Wretched Vines

The vine has pretty, morning-glory-like flowers, but it is not native to here, and it climbs and grows everywhere. Literally this vine would cover every other plant, tree, and bush if I would let it.

I’m sure many gardeners hate this vine. But, in permaculture design class, we learn that everything serves a function in the ecosystem, and we can find uses for it. In keeping with that principle, I just cut the vine back rather than try to eradicate it. I use the cut foliage as free “chop and drop” mulch. Also, during the most punishingly hot time of year, I will often let the vine grow over most everything, as I figure it provides some shade to the soil and to roots of other plants.

The vine dies back in winter, doesn’t like even our mild winters.

One characteristic of this vine is that its stems get tough, ropy, almost woody. Maybe in some other times and places they have been used for rope — whether braided or single-strand. I thought of that the other day as I was cussing out some dried tangled strands of the vine that were intertwined with a nice pile of twigs and leaves that I was trying to grab from a neighbor’s curbside discard pile in order to add to my mulch pile.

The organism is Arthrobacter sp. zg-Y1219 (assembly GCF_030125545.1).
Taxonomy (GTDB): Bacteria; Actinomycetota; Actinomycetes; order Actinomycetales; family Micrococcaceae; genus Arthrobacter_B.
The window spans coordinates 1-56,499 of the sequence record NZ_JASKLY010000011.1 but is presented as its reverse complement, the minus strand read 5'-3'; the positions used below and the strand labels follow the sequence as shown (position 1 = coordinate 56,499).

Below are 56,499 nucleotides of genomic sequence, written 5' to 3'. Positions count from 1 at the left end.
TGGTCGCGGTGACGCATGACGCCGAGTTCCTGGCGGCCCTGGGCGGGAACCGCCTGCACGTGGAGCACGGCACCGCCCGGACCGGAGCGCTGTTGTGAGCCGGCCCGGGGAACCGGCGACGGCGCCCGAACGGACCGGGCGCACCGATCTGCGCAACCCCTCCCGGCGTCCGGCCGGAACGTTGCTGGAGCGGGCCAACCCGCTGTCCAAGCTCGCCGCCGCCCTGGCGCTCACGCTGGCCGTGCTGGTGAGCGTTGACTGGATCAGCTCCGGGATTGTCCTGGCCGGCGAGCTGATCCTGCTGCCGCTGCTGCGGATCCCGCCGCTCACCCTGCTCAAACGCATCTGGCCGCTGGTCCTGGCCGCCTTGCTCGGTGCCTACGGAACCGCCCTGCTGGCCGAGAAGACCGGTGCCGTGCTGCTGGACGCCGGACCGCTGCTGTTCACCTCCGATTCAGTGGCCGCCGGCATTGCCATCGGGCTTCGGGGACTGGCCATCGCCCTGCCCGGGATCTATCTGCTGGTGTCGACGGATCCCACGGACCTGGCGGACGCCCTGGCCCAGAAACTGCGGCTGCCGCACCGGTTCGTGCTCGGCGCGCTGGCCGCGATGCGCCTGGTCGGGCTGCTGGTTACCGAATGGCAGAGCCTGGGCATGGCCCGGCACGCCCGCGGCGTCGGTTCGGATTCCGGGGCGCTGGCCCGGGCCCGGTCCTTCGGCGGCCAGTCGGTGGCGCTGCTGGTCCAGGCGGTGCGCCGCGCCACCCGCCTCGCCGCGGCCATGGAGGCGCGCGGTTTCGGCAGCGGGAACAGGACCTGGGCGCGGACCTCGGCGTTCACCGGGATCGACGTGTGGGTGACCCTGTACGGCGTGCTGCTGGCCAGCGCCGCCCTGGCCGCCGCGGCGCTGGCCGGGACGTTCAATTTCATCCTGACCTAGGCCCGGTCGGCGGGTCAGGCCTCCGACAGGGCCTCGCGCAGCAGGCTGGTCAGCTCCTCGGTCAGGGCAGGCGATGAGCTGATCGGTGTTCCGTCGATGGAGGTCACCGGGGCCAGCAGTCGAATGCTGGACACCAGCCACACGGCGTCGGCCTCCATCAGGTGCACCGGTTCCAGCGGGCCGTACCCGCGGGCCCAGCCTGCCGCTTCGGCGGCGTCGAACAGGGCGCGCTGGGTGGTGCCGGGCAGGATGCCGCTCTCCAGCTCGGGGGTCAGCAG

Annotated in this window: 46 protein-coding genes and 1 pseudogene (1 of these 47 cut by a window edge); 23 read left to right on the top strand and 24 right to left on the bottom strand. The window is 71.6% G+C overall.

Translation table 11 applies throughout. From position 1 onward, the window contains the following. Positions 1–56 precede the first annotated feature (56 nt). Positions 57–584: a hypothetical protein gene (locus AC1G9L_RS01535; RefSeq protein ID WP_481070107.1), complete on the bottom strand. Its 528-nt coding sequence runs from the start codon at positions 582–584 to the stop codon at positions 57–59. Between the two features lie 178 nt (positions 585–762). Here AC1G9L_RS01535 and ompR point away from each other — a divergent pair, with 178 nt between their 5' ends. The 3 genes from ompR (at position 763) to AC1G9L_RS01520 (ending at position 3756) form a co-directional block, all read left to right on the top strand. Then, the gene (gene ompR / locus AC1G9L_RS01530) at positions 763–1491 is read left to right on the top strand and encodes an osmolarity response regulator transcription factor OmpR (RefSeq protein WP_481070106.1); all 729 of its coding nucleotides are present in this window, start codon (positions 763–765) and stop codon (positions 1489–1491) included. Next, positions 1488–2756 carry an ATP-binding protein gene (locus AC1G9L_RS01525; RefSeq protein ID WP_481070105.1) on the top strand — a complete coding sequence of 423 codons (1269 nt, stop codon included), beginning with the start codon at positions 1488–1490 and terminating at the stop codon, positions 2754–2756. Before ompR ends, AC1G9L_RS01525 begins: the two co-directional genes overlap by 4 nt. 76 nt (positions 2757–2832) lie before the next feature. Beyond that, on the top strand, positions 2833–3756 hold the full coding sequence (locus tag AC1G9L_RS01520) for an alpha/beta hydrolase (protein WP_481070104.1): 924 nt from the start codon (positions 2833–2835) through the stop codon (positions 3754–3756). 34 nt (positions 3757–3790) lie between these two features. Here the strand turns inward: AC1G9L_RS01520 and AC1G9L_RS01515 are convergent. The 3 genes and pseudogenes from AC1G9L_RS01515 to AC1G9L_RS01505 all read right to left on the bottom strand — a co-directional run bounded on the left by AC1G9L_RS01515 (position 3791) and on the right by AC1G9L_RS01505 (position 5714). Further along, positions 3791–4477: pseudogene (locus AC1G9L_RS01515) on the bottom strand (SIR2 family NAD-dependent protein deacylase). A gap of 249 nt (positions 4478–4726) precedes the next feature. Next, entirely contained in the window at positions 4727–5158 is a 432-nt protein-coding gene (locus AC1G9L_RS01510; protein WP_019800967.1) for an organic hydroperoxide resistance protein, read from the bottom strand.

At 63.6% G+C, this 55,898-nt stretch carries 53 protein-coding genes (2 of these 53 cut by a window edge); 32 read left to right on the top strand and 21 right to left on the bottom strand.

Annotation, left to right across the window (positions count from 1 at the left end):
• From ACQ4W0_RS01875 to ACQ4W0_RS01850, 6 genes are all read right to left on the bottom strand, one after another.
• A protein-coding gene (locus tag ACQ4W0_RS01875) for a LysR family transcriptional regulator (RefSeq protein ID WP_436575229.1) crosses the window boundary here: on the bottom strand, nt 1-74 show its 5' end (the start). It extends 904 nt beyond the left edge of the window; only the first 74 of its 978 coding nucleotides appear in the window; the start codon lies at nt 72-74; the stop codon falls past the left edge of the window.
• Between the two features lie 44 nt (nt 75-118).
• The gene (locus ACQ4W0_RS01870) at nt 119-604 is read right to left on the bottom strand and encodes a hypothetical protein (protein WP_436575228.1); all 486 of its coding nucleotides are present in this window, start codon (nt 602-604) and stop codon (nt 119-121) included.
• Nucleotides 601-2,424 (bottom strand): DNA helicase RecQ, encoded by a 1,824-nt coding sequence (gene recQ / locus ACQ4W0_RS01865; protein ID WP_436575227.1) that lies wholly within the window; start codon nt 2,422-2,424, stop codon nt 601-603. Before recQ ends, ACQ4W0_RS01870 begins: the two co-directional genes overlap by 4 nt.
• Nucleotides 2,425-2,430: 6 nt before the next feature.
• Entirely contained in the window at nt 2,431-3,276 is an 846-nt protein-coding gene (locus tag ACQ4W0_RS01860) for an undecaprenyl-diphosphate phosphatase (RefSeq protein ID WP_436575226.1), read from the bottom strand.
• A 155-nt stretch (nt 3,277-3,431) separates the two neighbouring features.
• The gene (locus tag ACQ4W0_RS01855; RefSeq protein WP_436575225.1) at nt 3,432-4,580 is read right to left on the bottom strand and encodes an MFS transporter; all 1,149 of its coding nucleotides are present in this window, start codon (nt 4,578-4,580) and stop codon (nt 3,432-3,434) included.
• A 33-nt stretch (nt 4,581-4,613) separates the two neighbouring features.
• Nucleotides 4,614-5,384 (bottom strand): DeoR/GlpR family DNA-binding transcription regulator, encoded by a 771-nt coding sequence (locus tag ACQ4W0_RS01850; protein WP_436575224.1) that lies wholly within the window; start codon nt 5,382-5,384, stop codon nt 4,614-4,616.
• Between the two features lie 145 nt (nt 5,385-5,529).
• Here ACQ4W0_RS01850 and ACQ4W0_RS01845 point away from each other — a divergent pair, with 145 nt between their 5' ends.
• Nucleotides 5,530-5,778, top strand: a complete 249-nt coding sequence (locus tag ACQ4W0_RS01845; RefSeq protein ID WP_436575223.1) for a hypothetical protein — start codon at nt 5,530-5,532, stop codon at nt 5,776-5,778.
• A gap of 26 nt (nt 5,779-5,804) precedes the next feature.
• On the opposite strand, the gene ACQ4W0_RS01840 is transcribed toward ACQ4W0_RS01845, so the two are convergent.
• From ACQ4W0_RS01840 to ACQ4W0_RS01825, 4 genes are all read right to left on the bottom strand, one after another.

It’s always good to remind myself that everything has its own inherent value. I can choose to remember that, or only choose to focus on the “pesky” characteristics of a thing.

Maybe I should do some weaving or rope-making experiments!

Speaking of natural rope, my friend Barbara, who is a longtime resident of Japan (maybe even a citizen), does a lot of writing and translation about traditional Japanese building methods, which rely entirely on locally grown wood, vines, and other materials. Thatched roofing and so on. Her Facebook posts are lovely. Here’s an excerpt from a recent one:

By now the old roof had been completely removed and the thatchers were repairing the roof frame. In addition to the rice-straw rope that had been used as binding on all the sites I’d visited previously, they were using another type of binding called “neso.”

“Neso” is obtained from “mansaku,” a kind of hazel that grows in the mountains of Gokayama. This should be used immediately after harvesting, while it is still green, but here they were forced to use branches that had been cut in November and had dried too much. Before using, the branches were soaked in water and then pounded to make them somewhat pliant. Even at best, this material is difficult to handle, but once the knot dries it becomes extremely hard and strong.

Barbara’s post is set to Public, and you can go here to read the full text and see photos.